Left Coast Voices posted a piece about Liu Xiabo, a leader of the Chinese democracy movement, who won the latest Nobel Peace Prize. My response turned into a seven part series.
What is the freedom that Liu Xiabo wants for China?
From today’s Western democratic perspective, it means the individual is king and may do whatever he or she wants even rape children, murder and steal with the knowledge that his or her rights are protected regardless of the crimes and suffering caused.
Then there is the Western, Christian concept that even violent murderers and/or rapists of infants may ask God for forgiveness, and that forgiveness will be granted no matter the crime—no matter the suffering caused in society.
Meanwhile, in China, other than restrictions on political dissent and a limited number of religious choices, the people are free to live any honest lifestyle he or she can afford to support, as is the case in the West.
As for religious freedom in China, that is not important to most Chinese since Religion in China has been characterized by pluralism since the beginning of recorded Chinese history as far back as five thousand years.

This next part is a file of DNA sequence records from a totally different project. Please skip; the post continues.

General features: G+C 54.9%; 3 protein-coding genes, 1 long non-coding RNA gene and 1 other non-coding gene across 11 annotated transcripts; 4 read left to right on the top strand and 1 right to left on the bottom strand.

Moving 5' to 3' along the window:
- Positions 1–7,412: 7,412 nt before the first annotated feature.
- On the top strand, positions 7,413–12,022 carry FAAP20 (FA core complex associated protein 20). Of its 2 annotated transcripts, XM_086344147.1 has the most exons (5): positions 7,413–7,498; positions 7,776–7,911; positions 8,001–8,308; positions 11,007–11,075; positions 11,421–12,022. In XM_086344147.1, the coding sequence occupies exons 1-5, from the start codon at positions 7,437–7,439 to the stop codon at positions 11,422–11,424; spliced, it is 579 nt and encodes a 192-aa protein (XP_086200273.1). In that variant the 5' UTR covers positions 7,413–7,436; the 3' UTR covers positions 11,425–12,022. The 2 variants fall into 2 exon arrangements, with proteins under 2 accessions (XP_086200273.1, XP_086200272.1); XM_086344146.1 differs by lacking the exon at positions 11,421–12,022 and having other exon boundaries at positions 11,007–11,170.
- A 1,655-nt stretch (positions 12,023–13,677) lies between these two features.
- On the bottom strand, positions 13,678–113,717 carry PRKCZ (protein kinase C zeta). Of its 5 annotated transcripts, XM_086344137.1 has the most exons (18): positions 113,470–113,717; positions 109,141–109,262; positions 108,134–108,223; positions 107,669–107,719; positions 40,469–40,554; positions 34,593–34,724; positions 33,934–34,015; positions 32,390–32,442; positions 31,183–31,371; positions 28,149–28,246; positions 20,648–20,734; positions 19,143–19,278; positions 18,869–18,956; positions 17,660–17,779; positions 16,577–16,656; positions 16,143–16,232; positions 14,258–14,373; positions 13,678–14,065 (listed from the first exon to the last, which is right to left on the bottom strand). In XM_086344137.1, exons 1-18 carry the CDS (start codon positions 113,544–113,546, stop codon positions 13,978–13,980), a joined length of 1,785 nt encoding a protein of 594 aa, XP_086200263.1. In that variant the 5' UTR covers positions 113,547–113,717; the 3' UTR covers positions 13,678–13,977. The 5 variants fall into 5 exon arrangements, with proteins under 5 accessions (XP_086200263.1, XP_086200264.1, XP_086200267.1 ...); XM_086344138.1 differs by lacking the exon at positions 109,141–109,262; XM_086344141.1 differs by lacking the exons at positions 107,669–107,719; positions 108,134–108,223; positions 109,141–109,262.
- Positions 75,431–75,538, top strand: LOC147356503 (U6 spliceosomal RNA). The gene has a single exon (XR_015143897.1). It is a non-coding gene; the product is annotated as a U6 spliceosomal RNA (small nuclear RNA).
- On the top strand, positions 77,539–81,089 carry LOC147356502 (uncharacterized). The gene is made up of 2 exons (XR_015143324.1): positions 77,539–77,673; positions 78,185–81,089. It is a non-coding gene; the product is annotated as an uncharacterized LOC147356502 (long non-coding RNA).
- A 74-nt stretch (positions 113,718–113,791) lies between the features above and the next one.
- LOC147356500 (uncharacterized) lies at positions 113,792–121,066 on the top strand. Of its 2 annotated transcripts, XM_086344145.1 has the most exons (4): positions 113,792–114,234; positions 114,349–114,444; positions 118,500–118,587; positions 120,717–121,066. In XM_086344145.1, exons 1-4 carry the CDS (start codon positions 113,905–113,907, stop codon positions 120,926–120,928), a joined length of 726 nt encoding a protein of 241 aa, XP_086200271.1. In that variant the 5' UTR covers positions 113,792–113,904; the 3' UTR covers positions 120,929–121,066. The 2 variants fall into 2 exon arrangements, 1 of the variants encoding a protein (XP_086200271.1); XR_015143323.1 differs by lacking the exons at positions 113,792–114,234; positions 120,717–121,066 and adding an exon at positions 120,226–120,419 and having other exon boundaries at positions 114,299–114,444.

Chinese religions are family-oriented and do not demand the exclusive adherence of members.
Generally, the percentages of people who call themselves religious in China have been the lowest in the world. This does not mean that most Chinese do not believe in heaven or God.
They just do not need to belong to organized religions such as Christianity or Islam.
In fact, evidence in the West says that political dissent isn’t an important freedom since about half of the West’s eligible voters don’t vote anyway.
After all, nonvoters in America are too busy enjoying many of the freedoms that are now enjoyed by the citizens of China.
However, I admit that I enjoy my First Amendment rights as a US citizen, or I might not be writing this Blog defending China’s right to decide its political future.
As a US citizen, I do vote and express my political opinions, but I don’t stage public demonstrations as Liu Xiabo did in China. If you study the Chinese Constitution, you will discover that what he did could be considered illegal in China’s collective culture.
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